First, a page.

Cyber attacks are not random but coordinated and targeted for financial gain; and they’re growing. Ken Gamble of the cyber-detective firm Internet Fraud Watchdog, believes Australia has a high incidence of cyber crime compared to other countries, but less protection. Thailand (population 70,000), for example, has about 200 police detectives in cyber crime units and is hiring about 800 more over the next five years, while NSW (population 7,000), with the most cyber detectives of the Australian states and territories, has about 12 detectives working in cyber crime.

Perhaps the soon-to-be-created cyber security centre, bringing together experts from CERT Australia, the Defence Signals Directorate, the Defence Intelligence Organisation, the Australian Security Intelligence Organisation, the Federal Police and the Crime Commission to work with business, announced by then-Prime Minister Gillard last January, can help increase Australia’s cyber safety.

Meanwhile what is your organisation doing to protect its cyber risk?

Discussion questions

Have you carried out a proper cyber risk analysis for your organisation? Do you have robust measures to protect your organisation’s intellectual property? Do you routinely remind staff to stay vigilant so they don’t become careless or complacent regarding security matters?

How to use models

Models are representations of the real world. They help you better understand the real world by breaking it into pieces, making them good when you need to assess a risk or make a decision. But as Kevin Madigan points out, in an article on Property Casualty 360, a National Underwiriter’s website, no model can cater for every contingency and some models are better than others at helping us assess information about a risk or decision. The main thing is not to use models unquestioningly, for two reasons:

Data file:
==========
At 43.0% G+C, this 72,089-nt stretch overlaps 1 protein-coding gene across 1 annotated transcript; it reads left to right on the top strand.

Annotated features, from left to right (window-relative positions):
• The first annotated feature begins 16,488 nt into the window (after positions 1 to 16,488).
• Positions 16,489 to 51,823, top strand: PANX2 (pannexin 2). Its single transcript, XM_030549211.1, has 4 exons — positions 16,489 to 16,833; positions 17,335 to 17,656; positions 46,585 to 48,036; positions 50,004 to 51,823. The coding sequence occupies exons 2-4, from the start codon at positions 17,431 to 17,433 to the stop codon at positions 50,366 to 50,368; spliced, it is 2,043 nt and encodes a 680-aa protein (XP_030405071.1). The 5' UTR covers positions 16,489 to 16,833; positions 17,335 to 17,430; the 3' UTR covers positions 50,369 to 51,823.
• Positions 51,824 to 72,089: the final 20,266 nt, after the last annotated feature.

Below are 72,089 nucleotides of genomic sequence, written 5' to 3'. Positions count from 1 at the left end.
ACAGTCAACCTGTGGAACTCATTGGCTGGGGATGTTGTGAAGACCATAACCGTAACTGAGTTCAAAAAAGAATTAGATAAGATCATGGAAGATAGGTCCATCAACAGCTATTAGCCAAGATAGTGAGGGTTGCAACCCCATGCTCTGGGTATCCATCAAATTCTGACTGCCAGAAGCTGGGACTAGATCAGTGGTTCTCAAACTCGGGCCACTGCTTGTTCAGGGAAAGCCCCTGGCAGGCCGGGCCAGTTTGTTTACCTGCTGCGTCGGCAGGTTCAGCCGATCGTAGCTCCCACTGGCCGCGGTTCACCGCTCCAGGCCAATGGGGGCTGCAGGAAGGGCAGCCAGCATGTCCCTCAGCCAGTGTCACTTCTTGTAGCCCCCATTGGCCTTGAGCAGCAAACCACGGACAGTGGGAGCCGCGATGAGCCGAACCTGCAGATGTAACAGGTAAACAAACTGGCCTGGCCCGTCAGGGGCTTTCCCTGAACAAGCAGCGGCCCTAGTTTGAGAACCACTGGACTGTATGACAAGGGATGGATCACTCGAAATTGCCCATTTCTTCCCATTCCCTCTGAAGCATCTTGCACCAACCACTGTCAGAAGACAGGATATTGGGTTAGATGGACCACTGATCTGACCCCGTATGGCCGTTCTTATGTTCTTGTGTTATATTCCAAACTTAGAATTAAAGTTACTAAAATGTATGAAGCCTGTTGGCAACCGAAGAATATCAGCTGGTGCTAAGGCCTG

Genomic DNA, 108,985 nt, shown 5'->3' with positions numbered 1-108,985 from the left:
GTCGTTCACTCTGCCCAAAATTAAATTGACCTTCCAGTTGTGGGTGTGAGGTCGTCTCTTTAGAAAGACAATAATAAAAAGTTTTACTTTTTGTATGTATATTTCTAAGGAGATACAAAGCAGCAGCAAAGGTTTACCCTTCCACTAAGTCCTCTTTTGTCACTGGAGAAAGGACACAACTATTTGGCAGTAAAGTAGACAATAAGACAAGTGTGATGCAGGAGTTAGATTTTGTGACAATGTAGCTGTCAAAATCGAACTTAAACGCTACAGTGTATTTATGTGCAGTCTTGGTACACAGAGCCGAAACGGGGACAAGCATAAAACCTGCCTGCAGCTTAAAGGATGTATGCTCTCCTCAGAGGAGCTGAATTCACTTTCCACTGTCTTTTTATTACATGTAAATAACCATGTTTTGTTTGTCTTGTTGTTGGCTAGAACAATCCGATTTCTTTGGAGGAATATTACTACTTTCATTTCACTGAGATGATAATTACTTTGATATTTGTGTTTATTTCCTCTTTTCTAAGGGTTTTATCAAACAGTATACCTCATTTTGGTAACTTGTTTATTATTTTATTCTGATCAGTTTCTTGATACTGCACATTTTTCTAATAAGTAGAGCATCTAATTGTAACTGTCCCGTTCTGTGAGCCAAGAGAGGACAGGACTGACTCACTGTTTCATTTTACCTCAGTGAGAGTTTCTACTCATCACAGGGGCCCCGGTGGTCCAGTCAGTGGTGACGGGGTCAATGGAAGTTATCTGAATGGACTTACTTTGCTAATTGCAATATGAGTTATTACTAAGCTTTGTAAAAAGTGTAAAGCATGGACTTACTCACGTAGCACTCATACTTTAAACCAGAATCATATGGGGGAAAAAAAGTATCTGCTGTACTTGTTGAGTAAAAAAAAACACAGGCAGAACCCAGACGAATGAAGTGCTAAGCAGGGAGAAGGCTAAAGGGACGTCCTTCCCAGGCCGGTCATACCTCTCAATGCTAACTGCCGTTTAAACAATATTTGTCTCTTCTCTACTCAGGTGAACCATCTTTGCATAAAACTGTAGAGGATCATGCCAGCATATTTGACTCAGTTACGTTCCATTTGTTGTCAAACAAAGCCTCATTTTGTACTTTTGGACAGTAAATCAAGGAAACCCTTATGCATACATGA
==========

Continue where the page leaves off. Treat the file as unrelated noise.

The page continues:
1. Models are based on underlying assumptions.
  2. Models work on probabilities.

That means you need to understand both the assumptions models make and how they calculate probabilities.

First, ask yourself what your model’s underlying assumptions are and how correct and relevant are they to your organisation or decision. What contingencies are built into and left out of the model? Are the missing pieces important and if so, how can you incorporate them into your decision-making or risk management?

Next, find out how the model calculates probabilities. There are two ways: ‘classical’ probabilities and ‘subjective’ probabilities. You can be reasonably confident in classical probabilities because they are based on observation and experimentation; for example, flipping a coin or testing a drug on a target group and a control group. (Why not call them objective probabilities? Good question; too logical maybe.)

But you can’t experiment or observe elements of decisions about unusual events or problems or of catastrophic risks. That’s when subjective probabilities are used. Either you or the model need to estimate probabilities, perhaps based on observations about the past, informed assumptions about the future, and your ‘best guess’. That’s a long way away from classical probabilities.

So use models to help you make decisions and calculate risks but use them all with care, a questioning mind, and common sense:

  • Don’t take any model at face value.
  • Don’t interpret any model, especially those using subjective probabilities, as factual.

The statistician George EO Box put it well:

‘All models are wrong but some are useful.’

P.S. When you’re working with models, here’s a phrase guaranteed to impress: Don’t get caught up in delusional exactitude. In other words, be wary of models that claim to have a high degree of precision.

Discussion questions

What models do you use in your work? How accurately do they break information into pieces and represent the real world? What are their underlying assumptions and how relevant are they to the situation you’re applying them to? What type of probabilities do they use? In what ways might the models you use be wrong?

Leading from under the Sword of Damocles

Managers at every level regularly face difficult situations, but perhaps none more difficult than leading employees who know or fear they are going to lose their jobs. The announced closure of Holden’s manufacturing operations in 2017 brings this home in spades. Team leaders of the 13,200 employees likely to face the prospect of finding new ways to earn an income as a direct and indirect result of the closure are faced with helping their staff perform to the best of their ability until the axe falls.